Bear Robotics, an American robotic waitstaff manufacturing firm, has reportedly raised US$81 million in a Series B funding round led by IMM, as well as current investors such as Cleveland Avenue.
Bear has had some recent success in terms of deployment, including a bid to implement its robots into more Japanese restaurants. SoftBank, the company's investor, is behind the initiative, as are persistent labor shortages in the nation.
Robots have long been viewed in Japan as a method to keep moving the business for its aging population. However, the pandemic has further accelerated those needs.
In the US, Bear has worked with Chili's, Denny's, Compass Group, Pepsi, and Marriott. The business strategy has clearly gained the trust of SoftBank, which has recently become quite optimistic on robotics, heading its 2020 Series A funding round. Bear's total funding to date is roughly $117 million, owing to this newest round.
Bear is naturally hesitant when it comes to full automation. The firm has long promoted itself as a method for restaurants to supplement, not replace, human waitstaff. That is more than likely due to the machines' resemblance to mobile tables, instead of robot waiters, transferring orders from one point to another.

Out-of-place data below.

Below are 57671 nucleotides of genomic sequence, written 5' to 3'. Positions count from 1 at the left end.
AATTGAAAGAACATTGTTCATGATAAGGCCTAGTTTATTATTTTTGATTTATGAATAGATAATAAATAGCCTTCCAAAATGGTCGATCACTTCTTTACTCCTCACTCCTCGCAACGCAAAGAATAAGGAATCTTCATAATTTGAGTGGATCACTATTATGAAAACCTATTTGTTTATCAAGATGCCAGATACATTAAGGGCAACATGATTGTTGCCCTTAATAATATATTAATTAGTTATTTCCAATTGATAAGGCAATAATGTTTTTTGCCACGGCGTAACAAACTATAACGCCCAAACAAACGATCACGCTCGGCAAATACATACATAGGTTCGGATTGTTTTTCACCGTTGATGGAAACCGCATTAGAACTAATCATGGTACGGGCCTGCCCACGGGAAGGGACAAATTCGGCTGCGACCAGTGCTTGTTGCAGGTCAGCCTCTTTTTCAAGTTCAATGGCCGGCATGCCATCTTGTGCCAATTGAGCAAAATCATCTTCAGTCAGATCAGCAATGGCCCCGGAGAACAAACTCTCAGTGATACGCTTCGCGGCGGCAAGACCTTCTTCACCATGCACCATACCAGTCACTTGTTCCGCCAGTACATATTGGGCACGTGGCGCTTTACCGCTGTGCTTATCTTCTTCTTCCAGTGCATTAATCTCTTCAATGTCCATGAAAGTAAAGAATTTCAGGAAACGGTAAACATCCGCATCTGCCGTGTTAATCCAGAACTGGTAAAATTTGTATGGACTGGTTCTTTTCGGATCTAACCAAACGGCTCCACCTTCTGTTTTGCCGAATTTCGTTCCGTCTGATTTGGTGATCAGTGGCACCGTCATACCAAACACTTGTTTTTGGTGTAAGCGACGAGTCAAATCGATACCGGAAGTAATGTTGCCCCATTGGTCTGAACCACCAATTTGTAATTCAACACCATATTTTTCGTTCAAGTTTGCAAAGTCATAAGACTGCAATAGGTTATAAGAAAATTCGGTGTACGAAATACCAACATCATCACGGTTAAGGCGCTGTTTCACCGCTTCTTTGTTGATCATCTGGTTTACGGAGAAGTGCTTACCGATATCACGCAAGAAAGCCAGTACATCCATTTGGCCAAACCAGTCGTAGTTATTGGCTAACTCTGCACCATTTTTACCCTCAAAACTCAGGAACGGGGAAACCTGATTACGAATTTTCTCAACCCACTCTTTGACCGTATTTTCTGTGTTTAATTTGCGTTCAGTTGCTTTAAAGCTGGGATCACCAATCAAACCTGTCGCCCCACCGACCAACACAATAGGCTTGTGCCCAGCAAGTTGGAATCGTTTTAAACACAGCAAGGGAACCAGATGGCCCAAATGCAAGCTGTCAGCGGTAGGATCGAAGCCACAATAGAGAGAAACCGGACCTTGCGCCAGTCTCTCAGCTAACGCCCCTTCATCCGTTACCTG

John Ha, Bear Robotics founder/CEO, stated that having opened a restaurant years ago, it really strikes how difficult things can get.
Ha further expressed that he reasoned that there ought to be a way to automate a few of these mundane duties without sacrificing what makes a restaurant great. Servi, a server robot, was born out of this need. It is a system designed to improve the customer, operator, as well as employee experience.
While others are attempting to entirely automate labor, Bear is attempting to elevate the future of work for the industry's stakeholders who keep it running every day.
To date, Bear claims that its Servi robot has served 28 million meals over a distance of 335,000 kilometers in total.